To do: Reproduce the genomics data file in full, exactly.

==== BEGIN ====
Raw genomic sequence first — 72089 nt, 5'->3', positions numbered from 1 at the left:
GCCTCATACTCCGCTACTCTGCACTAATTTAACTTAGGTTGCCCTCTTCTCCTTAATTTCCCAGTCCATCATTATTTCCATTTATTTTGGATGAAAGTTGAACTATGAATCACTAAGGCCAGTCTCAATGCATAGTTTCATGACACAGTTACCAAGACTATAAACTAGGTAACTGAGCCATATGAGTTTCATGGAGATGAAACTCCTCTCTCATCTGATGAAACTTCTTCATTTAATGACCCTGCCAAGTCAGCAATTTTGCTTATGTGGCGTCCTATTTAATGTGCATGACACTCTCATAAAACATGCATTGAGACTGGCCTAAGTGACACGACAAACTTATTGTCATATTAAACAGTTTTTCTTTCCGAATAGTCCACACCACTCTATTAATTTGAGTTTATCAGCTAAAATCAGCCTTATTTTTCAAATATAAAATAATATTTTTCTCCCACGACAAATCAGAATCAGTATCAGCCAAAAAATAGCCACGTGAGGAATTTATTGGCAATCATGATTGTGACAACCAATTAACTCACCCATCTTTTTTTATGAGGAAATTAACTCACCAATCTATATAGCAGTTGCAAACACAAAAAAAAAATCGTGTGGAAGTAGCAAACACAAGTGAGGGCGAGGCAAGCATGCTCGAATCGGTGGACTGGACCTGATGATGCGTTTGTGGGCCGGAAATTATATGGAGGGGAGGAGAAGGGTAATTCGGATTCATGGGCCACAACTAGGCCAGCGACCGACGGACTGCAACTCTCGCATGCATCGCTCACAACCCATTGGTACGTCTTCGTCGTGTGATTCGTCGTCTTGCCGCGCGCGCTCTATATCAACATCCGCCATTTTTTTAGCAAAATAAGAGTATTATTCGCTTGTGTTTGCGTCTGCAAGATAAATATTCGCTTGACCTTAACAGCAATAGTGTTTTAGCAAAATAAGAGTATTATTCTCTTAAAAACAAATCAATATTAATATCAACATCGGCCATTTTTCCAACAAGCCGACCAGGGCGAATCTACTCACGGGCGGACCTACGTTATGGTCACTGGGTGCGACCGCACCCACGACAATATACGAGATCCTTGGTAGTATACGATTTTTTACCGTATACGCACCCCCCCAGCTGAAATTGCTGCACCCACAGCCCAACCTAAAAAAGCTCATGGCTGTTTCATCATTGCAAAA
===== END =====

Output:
Raw genomic sequence first — 72089 nt, 5'->3', positions numbered from 1 at the left:
GCCTCATACTCCGCTACTCTGCACTAATTTAACTTAGGTTGCCCTCTTCTCCTTAATTTCCCAGTCCATCATTATTTCCATTTATTTTGGATGAAAGTTGAACTATGAATCACTAAGGCCAGTCTCAATGCATAGTTTCATGACACAGTTACCAAGACTATAAACTAGGTAACTGAGCCATATGAGTTTCATGGAGATGAAACTCCTCTCTCATCTGATGAAACTTCTTCATTTAATGACCCTGCCAAGTCAGCAATTTTGCTTATGTGGCGTCCTATTTAATGTGCATGACACTCTCATAAAACATGCATTGAGACTGGCCTAAGTGACACGACAAACTTATTGTCATATTAAACAGTTTTTCTTTCCGAATAGTCCACACCACTCTATTAATTTGAGTTTATCAGCTAAAATCAGCCTTATTTTTCAAATATAAAATAATATTTTTCTCCCACGACAAATCAGAATCAGTATCAGCCAAAAAATAGCCACGTGAGGAATTTATTGGCAATCATGATTGTGACAACCAATTAACTCACCCATCTTTTTTTATGAGGAAATTAACTCACCAATCTATATAGCAGTTGCAAACACAAAAAAAAAATCGTGTGGAAGTAGCAAACACAAGTGAGGGCGAGGCAAGCATGCTCGAATCGGTGGACTGGACCTGATGATGCGTTTGTGGGCCGGAAATTATATGGAGGGGAGGAGAAGGGTAATTCGGATTCATGGGCCACAACTAGGCCAGCGACCGACGGACTGCAACTCTCGCATGCATCGCTCACAACCCATTGGTACGTCTTCGTCGTGTGATTCGTCGTCTTGCCGCGCGCGCTCTATATCAACATCCGCCATTTTTTTAGCAAAATAAGAGTATTATTCGCTTGTGTTTGCGTCTGCAAGATAAATATTCGCTTGACCTTAACAGCAATAGTGTTTTAGCAAAATAAGAGTATTATTCTCTTAAAAACAAATCAATATTAATATCAACATCGGCCATTTTTCCAACAAGCCGACCAGGGCGAATCTACTCACGGGCGGACCTACGTTATGGTCACTGGGTGCGACCGCACCCACGACAATATACGAGATCCTTGGTAGTATACGATTTTTTACCGTATACGCACCCCCCCAGCTGAAATTGCTGCACCCACAGCCCAACCTAAAAAAGCTCATGGCTGTTTCATCATTGCAAAA